Intel Bay Trail will now be ‘inside’ Chromebooks – Intel, Google Plans to Rival ARM in a New Partnership

Ramish Zafar
Posted May 9, 2014
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At the joint event we told you would happen this Tuesday, Intel and Google were expected to make major announcements related to Intel’s support for Google’s Chrome OS based Chromebooks. Well, they haven’t disappointed either, with the Chromebook range being significantly increased. At the press event on San Fransisco on Tuesday, Chromebook designs were increased to 20. Several OEM including Dell, Acer, Asus, LG and most importantly, Lenovo also announced new models of the low cost notebooks running on Chrome OS.

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The announcement on Tuesday is the strongest renewal of commitment between the two giants, who have a long history of co-operation. The first half of the presentation focused primarily on devices built around a Celeron Haswell. They also featured minor upgrades which include a Wi-Fi upgrade to 802.11 ac. The low resolution 11.6 and 13 inch displays are to sstay the same. All of these upgrades to Chromebooks will come at the same price as today – around and above $ 300. Intel also mentioned that it will be the only processor vendor to support the 64-bit Chrome OS variant. What lies ahead for Google’s partnership with ARM is now officially open for speculation. There was also no mention of any ARM powered Chrome OS devices.

Google is also adding new features to the Chromebooks, which will increase their offline usage. This was a common complaint from many users wanting more PC like performance. Google has also recently added both the ability to edit videos and watch movies online on the Chromebooks. It should also be noted that the Chromebooks have a very short update cycle. This allows Google to be particularly sensitive to user demands and needs. According to Caesar Sengupta, vice president of product management for Chromebooks at Google, Chromebooks can now be used for more offline purposes than two years ago. Their cloud computing support makes them a viable alternative for PCs as well. Google is also targeting Chromebooks particularly at users looking to replace XP PCs. More applications which support offline working are also being added to the Chrome App Store Sengupta said. “As the ecosystems evolve, more and more developers are writing apps using Chrome APIs so they work offline,” he said.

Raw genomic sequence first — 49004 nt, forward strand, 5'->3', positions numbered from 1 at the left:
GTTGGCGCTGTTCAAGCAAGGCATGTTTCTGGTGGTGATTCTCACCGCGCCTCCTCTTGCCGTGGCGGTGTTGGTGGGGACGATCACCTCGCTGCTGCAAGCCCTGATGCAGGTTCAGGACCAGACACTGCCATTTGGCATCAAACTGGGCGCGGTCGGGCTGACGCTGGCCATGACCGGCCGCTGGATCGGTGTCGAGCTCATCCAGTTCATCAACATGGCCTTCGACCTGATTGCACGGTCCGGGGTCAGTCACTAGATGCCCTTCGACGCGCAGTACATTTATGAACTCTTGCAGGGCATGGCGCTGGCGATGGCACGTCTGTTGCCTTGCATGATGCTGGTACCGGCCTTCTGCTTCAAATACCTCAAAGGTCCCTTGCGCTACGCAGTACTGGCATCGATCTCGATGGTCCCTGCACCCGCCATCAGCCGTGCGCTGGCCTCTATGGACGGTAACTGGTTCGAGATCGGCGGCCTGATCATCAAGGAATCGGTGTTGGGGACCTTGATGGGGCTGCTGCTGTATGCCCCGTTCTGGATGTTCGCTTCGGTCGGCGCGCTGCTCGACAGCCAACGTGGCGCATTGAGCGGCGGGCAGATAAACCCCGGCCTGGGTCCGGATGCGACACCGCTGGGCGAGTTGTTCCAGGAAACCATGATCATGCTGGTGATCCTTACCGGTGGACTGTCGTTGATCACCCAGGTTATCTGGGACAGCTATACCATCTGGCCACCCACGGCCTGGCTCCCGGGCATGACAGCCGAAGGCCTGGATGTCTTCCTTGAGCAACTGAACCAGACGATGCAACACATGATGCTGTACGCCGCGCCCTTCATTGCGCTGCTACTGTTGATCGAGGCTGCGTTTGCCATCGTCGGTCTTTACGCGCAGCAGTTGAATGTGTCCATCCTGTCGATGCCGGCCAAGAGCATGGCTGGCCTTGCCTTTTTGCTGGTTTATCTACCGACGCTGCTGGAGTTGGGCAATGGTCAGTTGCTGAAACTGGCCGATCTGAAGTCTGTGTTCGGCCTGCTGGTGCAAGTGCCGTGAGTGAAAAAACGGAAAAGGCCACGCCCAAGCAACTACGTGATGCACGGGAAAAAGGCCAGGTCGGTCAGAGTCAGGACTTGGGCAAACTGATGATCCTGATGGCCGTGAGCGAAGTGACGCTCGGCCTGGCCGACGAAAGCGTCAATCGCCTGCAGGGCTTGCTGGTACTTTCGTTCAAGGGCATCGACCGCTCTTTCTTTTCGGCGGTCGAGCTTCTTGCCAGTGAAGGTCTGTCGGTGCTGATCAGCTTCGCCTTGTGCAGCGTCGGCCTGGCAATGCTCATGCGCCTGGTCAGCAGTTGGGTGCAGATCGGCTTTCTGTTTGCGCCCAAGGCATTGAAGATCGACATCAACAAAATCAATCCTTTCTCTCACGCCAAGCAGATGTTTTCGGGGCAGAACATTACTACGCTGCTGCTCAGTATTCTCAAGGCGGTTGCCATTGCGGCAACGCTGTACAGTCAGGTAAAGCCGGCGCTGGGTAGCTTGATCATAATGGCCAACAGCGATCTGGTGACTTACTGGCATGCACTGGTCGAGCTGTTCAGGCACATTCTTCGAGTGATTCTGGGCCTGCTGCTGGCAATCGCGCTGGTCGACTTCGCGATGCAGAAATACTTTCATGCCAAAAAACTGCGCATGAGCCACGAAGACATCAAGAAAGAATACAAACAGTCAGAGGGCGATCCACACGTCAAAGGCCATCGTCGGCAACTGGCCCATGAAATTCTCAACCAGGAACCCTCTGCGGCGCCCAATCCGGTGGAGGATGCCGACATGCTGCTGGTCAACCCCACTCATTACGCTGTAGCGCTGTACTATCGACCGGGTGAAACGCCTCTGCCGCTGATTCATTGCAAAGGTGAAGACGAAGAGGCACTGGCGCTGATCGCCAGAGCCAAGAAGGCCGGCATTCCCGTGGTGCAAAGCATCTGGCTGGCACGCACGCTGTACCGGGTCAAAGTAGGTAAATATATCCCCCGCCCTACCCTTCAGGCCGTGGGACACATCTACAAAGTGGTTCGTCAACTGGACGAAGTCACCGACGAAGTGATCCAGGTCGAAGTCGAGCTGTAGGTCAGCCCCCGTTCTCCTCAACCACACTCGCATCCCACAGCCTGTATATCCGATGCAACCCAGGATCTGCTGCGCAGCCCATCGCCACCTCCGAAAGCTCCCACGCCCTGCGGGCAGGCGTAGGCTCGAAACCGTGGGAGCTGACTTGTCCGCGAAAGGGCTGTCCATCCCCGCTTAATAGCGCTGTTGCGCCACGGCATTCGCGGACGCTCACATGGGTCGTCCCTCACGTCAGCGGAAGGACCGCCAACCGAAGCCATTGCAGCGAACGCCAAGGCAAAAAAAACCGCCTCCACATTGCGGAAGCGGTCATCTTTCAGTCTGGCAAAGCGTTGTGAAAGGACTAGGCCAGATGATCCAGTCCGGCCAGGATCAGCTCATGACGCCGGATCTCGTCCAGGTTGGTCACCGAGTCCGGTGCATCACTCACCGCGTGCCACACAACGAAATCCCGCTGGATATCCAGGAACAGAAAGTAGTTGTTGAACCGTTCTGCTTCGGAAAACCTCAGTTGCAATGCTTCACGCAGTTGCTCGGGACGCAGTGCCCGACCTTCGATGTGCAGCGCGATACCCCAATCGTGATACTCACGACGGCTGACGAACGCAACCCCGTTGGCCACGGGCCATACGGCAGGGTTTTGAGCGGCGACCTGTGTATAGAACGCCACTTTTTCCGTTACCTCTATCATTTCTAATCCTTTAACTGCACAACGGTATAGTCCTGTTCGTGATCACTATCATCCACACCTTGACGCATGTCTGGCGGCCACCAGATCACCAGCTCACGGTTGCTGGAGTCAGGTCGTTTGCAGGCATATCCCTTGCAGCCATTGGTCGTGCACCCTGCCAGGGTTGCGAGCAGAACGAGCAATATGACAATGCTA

Bay-Trail Support For Chromebooks Made Official. Acer, ASUS, Lenovo and Toshiba All To Release Chromebooks powered by Bay-Trail.

Announcing the depth of Intel’s partnership with Google, Navin Shenoy, VP Intel Mobile Client Platform Group, said: “Intel has grown to become the No. 1 microprocessor in Chrome systems. We’ve been working on five generations of Chrome and after Google, Intel is the largest contributor to the Chromium OS. Intel chips are the first and only to support 64-bit Chrome OS.” With Bay Trail coming to Chromebooks, we can expect a number of upgrades and performance enhancments. The processor range is known for its efficient power management and long battery life. Despite this, it delivers strong performance results and is cheap to boost. The Chromebooks featuring Bay Trail will also be fanless – first of their kind. This will greatly reduce noise in a thin form factor. The Chromebooks featuring Bay Trail will have Wireless 802.11 ac as well. Presently, specifications for only Lenovo’s N20 and N20p and Asus’ C200 and C300 featuring Bay Trail are available. You can check out this for complete information about different models and manufacturer specifications. Prices of the Bay Trail variants are expected to be between $250 – 350.

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“Every Chromebook keeps getting better over time,” said Caesar Sengupta, vice president of product management for Chrome OS. “This is what differentiates it from every other operating system in the market, every 6 weeks all Chromebooks that are in the field will update with the latest and greatest. So your device keeps getting better. Think about what type of device you can buy in consumer electronics that actually gets better over time.” What we should all be asking is how are the Chromebooks getting better in terms of performance and higher end models? There was no mention of any variants to fill the existing gap between netbooks and the flagship Chromebook Pixel. Furthermore, where ARM fits into all of this is still unknown. No ARM based devices were demoed except for a comparison of a new Haswell Chromebook with a Samsug 3 series Chromebook. Unsurprisingly, the former beat the latter by miles – surprisingly in Google’s presence. This increase in models of the Chromebook and concrete support by Intel is indeed a big win for Google. Yet how this will all work out in the long run, particularly with stats reporting the decline in sales of laptops and notebooks and the absence of Chromebooks catering to the high-end market is yet unknown.

 

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